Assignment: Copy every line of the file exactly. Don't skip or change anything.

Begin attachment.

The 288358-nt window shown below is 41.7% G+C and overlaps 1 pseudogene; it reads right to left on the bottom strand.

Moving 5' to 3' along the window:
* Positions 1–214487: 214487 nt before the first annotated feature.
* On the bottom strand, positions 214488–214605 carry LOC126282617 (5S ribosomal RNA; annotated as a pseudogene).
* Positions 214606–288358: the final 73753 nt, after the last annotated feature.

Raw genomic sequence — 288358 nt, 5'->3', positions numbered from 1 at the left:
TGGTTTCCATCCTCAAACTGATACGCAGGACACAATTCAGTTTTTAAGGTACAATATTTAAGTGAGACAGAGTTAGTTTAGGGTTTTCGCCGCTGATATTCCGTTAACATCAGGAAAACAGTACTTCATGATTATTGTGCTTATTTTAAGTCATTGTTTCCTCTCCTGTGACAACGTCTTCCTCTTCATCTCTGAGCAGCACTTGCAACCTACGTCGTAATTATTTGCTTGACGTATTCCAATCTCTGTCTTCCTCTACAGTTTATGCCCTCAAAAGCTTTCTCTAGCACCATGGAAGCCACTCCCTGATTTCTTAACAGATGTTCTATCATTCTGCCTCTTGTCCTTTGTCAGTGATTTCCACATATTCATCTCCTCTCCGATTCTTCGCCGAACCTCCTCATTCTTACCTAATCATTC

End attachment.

The 288358-nt window shown below is 41.7% G+C and overlaps 1 pseudogene; it reads right to left on the bottom strand.

Moving 5' to 3' along the window:
* Positions 1–214487: 214487 nt before the first annotated feature.
* On the bottom strand, positions 214488–214605 carry LOC126282617 (5S ribosomal RNA; annotated as a pseudogene).
* Positions 214606–288358: the final 73753 nt, after the last annotated feature.

Raw genomic sequence — 288358 nt, 5'->3', positions numbered from 1 at the left:
TGGTTTCCATCCTCAAACTGATACGCAGGACACAATTCAGTTTTTAAGGTACAATATTTAAGTGAGACAGAGTTAGTTTAGGGTTTTCGCCGCTGATATTCCGTTAACATCAGGAAAACAGTACTTCATGATTATTGTGCTTATTTTAAGTCATTGTTTCCTCTCCTGTGACAACGTCTTCCTCTTCATCTCTGAGCAGCACTTGCAACCTACGTCGTAATTATTTGCTTGACGTATTCCAATCTCTGTCTTCCTCTACAGTTTATGCCCTCAAAAGCTTTCTCTAGCACCATGGAAGCCACTCCCTGATTTCTTAACAGATGTTCTATCATTCTGCCTCTTGTCCTTTGTCAGTGATTTCCACATATTCATCTCCTCTCCGATTCTTCGCCGAACCTCCTCATTCTTACCTAATCATTC